A proposed 80-storey condo tower at the corner of Yonge and Bloor in Toronto would be the tallest residential tower in Canada if approved, and the design is already polarizing people in the area.
Developer Sam Mizrahi showed off plans for the massive tower, dubbed The One, at a community meeting on Wednesday night. The building would shoot up at the corner where the Stollerys building stood for more than 100 years before it was controversially torn down earlier this year.
People in the neighbourhood already had mixed feeling about the project on Thursday morning.
"In keeping with the rest of the corner maybe that might fit in … but it certainly will take away from the culture of Toronto," said one woman.
Another man was more impressed with the new design than the old Stollerys building, which he called a "lowrise eyesore."
The proposal, which Mizrahi hopes could be finished as soon as 2018, would have eight storeys of retail shops, 600 parking spots and some 560 residential units. Mizrahi said he thinks the building would put Toronto on the international map.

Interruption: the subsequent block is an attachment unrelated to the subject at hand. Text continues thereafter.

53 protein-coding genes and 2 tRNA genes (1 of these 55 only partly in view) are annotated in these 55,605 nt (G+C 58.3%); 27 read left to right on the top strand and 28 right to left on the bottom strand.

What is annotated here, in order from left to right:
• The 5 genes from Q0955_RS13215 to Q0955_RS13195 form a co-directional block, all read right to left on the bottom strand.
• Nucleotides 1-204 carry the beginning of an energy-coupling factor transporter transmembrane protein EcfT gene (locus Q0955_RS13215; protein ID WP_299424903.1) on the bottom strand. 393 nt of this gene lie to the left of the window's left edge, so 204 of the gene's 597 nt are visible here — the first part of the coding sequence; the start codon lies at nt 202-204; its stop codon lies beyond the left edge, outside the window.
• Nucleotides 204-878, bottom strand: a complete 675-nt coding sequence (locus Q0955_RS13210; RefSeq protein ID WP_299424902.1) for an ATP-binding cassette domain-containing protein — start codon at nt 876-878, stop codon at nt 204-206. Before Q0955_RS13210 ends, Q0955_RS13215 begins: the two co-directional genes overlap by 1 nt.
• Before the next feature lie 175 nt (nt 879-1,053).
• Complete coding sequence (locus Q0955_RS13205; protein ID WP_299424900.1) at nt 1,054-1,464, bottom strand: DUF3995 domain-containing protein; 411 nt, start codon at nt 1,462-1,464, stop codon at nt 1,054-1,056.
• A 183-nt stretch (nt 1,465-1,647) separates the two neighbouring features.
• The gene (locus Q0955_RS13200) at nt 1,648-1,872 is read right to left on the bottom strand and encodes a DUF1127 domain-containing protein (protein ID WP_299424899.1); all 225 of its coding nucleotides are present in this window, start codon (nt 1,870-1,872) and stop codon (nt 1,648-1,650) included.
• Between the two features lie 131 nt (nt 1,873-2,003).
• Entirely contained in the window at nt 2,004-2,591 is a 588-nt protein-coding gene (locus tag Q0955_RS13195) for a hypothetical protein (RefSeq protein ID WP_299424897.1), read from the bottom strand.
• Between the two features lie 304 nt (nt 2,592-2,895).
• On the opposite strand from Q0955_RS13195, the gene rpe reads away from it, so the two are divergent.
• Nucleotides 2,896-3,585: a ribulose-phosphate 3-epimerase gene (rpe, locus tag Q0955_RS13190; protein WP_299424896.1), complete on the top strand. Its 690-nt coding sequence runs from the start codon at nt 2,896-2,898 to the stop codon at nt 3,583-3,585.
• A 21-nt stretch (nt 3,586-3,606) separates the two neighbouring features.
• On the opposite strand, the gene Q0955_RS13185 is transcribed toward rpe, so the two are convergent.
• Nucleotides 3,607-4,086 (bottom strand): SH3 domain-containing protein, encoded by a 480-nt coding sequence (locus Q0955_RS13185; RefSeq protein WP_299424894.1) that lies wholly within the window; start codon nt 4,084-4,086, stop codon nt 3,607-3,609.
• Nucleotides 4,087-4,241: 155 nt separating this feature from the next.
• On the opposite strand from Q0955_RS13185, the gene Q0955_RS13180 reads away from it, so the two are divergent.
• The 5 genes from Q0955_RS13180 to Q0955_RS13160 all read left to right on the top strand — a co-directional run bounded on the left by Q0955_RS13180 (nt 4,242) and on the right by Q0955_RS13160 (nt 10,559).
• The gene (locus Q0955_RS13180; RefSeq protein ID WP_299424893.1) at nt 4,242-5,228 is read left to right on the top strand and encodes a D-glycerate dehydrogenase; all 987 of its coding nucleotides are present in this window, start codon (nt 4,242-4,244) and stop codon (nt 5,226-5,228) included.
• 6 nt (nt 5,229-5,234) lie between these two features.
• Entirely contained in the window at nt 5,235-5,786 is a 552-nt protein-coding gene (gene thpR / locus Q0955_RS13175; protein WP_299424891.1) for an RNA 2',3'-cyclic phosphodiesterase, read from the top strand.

The tower, if built as planned, would stand 318 metres tall.
For those familiar with Toronto skyscrapers, that's taller than the First Canadian Place tower, the massive (and city council-approved) Mirvish-Gehry towers set to rise from King Street West and the recently finished 78-storey Aura condo located at Yonge at Gerrard St.
Only the CN Tower, at 553.33 metres, would be taller.
Elsewhere in Canada, only Calgary's Bow tower, at 237.5 metres, and Montreal's 1250 René-Lévesque, at 226.5 metres, come close.
Designed by Foster + Partners — "starchitect" Norman Foster's company — and local firm Core Architects, the building's design features glass clad in an almost argyle-pattern of support beams.
No official plans submitted to council
But for now, area Coun. Kristin Wong-Tam said it's still just the developer's "dream" as far as city council and staff are concerned.
"Right now all that's before planners are some images," Wong-Tam told CBC Radio's Metro Morning, noting that while it's an "attractive, modernist" building there are still plenty of studies required before work begins.
The height of the building, she said, would cast a significant shadow. City staff will also have to study the building's impact on transportation and other aspects of urban life in the area.
While Torontonians are accustomed to height in the area, she said, "There are no shortcuts at the city of Toronto" that would allow the building to go up without detailed study.